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Persepolis characters ✓ PDF, DOC, TXT or eBook ☆ ✸ Persepolis Epub ✻ Author Marjane Satrapi – Here in one volume Marjane Satrapi's best selling internationally acclaimed graphic memoir Persepolis is the story of Satrapi's unforgettable childhood and coming of age within a large and loIth the history of her country yet filled with the universal trials and joys of growing upEdgy searingly observant and candid often heartbreaking but threaded throughout with raw humor and hard earned wisdom Persepolis is a stunning work from one of the most highly regarded singularly talented graphic artists at work tod. Ugh I am deeply ambivalent First I found the political side fascinating If you're interested in Iran's history the graphic novel format is really accessible However I really disliked Marjane I feel a little guilty about this as she's a real person While she and her family were proud that she was outspoken I found her rude and obnoxious They believed she was raised to be free I certainly appreciate their hugely liberal views in such a repressive environment but their version of free felt like offensive and disrespectful and tactless There are so many instances in this book where Marjane faces conflict and instead of sticking up for herself in a decent manner she resorts to calling people prostitutes or bitches or whatever I never thought I'd be one to criticize profanity or being up front but I found that they made Marjane very unsavory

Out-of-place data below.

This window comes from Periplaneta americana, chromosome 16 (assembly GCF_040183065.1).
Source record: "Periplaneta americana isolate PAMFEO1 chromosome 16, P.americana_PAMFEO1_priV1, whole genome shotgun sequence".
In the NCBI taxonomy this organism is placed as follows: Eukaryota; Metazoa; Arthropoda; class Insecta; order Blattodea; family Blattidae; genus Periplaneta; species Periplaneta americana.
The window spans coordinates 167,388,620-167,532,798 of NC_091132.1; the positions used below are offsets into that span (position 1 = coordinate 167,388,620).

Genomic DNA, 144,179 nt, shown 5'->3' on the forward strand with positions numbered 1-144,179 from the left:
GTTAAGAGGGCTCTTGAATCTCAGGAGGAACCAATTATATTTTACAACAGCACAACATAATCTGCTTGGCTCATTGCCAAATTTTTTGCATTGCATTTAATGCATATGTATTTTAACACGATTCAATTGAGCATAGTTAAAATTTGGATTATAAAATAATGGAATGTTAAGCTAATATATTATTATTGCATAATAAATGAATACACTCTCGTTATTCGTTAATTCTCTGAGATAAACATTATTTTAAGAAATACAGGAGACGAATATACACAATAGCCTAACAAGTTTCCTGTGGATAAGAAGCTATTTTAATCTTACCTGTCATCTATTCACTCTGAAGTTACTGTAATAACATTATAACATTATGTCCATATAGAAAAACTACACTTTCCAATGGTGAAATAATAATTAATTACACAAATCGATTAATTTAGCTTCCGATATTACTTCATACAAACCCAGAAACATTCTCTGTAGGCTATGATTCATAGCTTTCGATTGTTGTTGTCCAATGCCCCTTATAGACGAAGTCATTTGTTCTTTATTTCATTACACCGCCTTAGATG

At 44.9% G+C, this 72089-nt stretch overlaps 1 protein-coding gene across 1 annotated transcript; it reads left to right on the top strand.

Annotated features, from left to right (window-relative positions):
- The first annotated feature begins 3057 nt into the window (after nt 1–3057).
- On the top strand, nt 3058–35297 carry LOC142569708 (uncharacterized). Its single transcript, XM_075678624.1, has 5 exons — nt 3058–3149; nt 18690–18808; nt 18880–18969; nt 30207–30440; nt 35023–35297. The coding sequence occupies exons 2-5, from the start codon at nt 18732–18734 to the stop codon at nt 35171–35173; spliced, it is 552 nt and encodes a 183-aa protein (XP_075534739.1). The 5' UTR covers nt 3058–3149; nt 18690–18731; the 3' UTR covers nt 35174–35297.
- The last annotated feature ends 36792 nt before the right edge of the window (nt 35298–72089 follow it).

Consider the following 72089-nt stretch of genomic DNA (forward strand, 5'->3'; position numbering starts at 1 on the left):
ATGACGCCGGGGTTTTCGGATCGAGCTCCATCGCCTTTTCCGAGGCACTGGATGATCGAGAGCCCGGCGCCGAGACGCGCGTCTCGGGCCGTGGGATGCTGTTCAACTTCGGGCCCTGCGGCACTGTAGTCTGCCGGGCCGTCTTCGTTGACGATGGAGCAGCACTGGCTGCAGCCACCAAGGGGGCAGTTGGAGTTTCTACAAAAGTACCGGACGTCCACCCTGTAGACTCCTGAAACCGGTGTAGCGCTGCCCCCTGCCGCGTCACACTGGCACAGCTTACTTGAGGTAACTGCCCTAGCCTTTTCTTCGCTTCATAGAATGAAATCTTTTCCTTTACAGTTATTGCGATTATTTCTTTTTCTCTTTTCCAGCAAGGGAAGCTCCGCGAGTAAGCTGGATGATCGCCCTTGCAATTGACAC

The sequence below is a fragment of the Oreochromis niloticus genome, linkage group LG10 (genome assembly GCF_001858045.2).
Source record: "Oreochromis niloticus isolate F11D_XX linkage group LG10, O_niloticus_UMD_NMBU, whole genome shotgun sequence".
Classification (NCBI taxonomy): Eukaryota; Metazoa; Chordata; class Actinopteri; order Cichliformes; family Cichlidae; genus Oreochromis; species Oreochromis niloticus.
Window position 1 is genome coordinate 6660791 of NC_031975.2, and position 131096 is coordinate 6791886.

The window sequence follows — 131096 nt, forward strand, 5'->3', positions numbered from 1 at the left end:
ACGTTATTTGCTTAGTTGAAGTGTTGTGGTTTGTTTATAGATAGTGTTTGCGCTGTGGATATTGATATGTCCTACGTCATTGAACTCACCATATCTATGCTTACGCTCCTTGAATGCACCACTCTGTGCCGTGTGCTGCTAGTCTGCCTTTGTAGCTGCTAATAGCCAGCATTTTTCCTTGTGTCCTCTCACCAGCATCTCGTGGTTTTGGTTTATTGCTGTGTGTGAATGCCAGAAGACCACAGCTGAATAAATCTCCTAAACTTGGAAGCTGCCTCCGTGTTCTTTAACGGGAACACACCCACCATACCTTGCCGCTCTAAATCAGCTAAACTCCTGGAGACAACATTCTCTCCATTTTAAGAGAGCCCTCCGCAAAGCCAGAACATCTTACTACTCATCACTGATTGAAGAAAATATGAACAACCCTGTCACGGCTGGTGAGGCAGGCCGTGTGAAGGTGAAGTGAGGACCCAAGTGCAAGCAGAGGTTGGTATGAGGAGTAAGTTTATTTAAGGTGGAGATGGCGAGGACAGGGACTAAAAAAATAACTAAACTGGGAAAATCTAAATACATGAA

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By political upheaval of her high school years in Vienna facing the trials of adolescence far from her family of her homecoming both sweet and terrible and finally of her self imposed exile from her beloved homeland It is the chronicle of a girlhood and adolescence at once outrageous and familiar a young life entwined w. 45 I wanted to be Justice Love and the Wrath of God all in oneAn incredibly funny insightful and moving story told through the form of a graphic novel This book serves as a memoir of the author Marjane Satrapi It is about a brave young woman in 1980's IranThis book highlights the struggles that the Iranian people have had to go through The changes in their culture the forming of an Islamic Revolution and its aftermath; Persepolis is the story of Satrapi's childhood It documents the rise in the Islamic Revolution and those that dissented from these views the punishments they received Through Marji's mind and eyes we see the rise of the Islamic Revolution and how this effects both the public and private life of her family We get to see her rebel in her own ways fighting for freedom and modernisation her day dreaming her everyday life and struggles through family turbulence's and her own identity through religion and it's governed customs Through this book we are taught the histories of both her parents and Grandmothers views of previous era's and how this has changed or impacted from the current one Marjane Satrapi also paints a vivid picture of what it is like to be a woman in Iran during this time of political and cultural shift And so to protect the women from all the potential rapists they decreed that wearing the veil was obligatory At the committee they didn't have to inform my parents They could detain me for hours or for days I could be whippedMarjane Satrapi describes very intimate and frightening accounts of those who do not fit in with the ideals or those who go against it This often ends up in horror and terror with tragic ends She also describes how through this political transition mindsets are influenced and swayed to meet with those in power For example universities are closed and schools are taught that the Islamic Revolution is the right way To die a martyr is to inject blood into the names of societyPersepolis 2 The Story of a Return documents Satrapi's attendance to schools in Vienna the rebelling boys modernisation and homelessness It also focuses on her return to Iran Here the aftermath of the Islamic Revolution is still occurring; with streets re named after martyr's exceptionally strict rules placed on women's clothing the rules governing who she walks with down the street I felt as though I were walking through a cemeteryThis book offered a real sense of what it is like as a woman and what is like for a family in the intense period of time of the Islamic Revolution I must admit that I had very little knowledge of the history of Iran and it was exciting to develop this despite the often haunting conseuences this revolution had The book invokes sympathy and empathy for Iranian people and those that suffer The simplistic drawings in black and white made this story relatable and you could achieve a real perception and awareness of this political and global change The drawings added to the complexity of the story however they were also often very funny tooThis was my first time reading a graphic novel and I was a bit weary of attempting this but this is just such an amazing book I'll happily approach in the future